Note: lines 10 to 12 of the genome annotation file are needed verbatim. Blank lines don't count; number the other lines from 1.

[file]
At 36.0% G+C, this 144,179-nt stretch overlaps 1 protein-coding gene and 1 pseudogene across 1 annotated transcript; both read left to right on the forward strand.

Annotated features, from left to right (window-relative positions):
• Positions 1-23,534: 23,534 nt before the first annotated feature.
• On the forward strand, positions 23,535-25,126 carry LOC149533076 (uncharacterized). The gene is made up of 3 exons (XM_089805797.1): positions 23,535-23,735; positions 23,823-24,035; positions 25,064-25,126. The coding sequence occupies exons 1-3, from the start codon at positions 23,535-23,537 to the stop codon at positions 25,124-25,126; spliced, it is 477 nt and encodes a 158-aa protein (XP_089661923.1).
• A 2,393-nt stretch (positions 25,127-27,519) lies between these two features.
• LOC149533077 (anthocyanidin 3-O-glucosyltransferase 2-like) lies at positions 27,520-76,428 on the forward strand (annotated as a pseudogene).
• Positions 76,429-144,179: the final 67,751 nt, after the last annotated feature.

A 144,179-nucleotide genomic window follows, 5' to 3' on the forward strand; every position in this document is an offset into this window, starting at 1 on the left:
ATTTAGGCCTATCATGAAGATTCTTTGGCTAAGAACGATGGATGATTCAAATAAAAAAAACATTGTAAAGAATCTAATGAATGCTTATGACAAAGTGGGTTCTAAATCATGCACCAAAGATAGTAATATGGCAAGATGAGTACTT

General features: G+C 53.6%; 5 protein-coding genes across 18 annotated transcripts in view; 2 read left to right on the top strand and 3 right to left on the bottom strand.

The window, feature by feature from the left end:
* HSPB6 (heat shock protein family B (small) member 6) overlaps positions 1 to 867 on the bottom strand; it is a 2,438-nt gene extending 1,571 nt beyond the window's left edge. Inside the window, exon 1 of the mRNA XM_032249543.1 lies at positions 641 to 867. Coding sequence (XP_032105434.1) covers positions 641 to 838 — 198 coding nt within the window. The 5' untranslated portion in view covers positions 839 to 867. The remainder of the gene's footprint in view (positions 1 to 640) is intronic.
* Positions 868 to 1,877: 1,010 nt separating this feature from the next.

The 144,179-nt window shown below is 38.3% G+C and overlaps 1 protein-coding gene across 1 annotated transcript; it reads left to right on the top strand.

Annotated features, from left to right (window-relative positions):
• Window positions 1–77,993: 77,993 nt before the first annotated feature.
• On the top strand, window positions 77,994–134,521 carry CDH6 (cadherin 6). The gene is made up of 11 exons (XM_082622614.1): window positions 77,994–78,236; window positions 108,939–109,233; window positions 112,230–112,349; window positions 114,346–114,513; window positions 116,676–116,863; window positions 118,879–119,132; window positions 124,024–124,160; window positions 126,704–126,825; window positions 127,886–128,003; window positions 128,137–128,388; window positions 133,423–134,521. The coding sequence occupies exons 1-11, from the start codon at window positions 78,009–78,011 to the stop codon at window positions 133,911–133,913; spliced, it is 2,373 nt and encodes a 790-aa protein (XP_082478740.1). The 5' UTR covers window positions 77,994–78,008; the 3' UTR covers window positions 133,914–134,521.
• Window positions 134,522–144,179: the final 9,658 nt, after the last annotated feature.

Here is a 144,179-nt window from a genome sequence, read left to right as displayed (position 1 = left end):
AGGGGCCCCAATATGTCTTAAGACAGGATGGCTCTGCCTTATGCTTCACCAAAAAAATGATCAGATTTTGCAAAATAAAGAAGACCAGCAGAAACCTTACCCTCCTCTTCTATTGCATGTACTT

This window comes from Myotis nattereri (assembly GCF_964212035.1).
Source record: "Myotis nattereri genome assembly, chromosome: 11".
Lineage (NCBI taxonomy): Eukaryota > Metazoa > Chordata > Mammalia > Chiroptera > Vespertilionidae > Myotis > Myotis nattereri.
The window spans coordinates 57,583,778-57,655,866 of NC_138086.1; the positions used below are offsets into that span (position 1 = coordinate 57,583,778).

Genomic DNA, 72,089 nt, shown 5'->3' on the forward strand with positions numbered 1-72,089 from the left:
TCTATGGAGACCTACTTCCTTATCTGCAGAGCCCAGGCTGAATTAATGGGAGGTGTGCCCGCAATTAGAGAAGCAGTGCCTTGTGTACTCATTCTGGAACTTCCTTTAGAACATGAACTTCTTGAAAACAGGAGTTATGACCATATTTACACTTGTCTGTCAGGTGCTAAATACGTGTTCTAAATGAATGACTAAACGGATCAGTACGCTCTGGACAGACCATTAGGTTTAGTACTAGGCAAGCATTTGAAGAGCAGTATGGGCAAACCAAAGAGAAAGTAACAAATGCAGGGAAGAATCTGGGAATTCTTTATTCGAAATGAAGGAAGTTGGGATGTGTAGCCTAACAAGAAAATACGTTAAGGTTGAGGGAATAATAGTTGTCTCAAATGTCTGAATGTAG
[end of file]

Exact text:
General features: G+C 53.6%; 5 protein-coding genes across 18 annotated transcripts in view; 2 read left to right on the top strand and 3 right to left on the bottom strand.

The window, feature by feature from the left end:
* HSPB6 (heat shock protein family B (small) member 6) overlaps positions 1 to 867 on the bottom strand; it is a 2,438-nt gene extending 1,571 nt beyond the window's left edge. Inside the window, exon 1 of the mRNA XM_032249543.1 lies at positions 641 to 867. Coding sequence (XP_032105434.1) covers positions 641 to 838 — 198 coding nt within the window. The 5' untranslated portion in view covers positions 839 to 867. The remainder of the gene's footprint in view (positions 1 to 640) is intronic.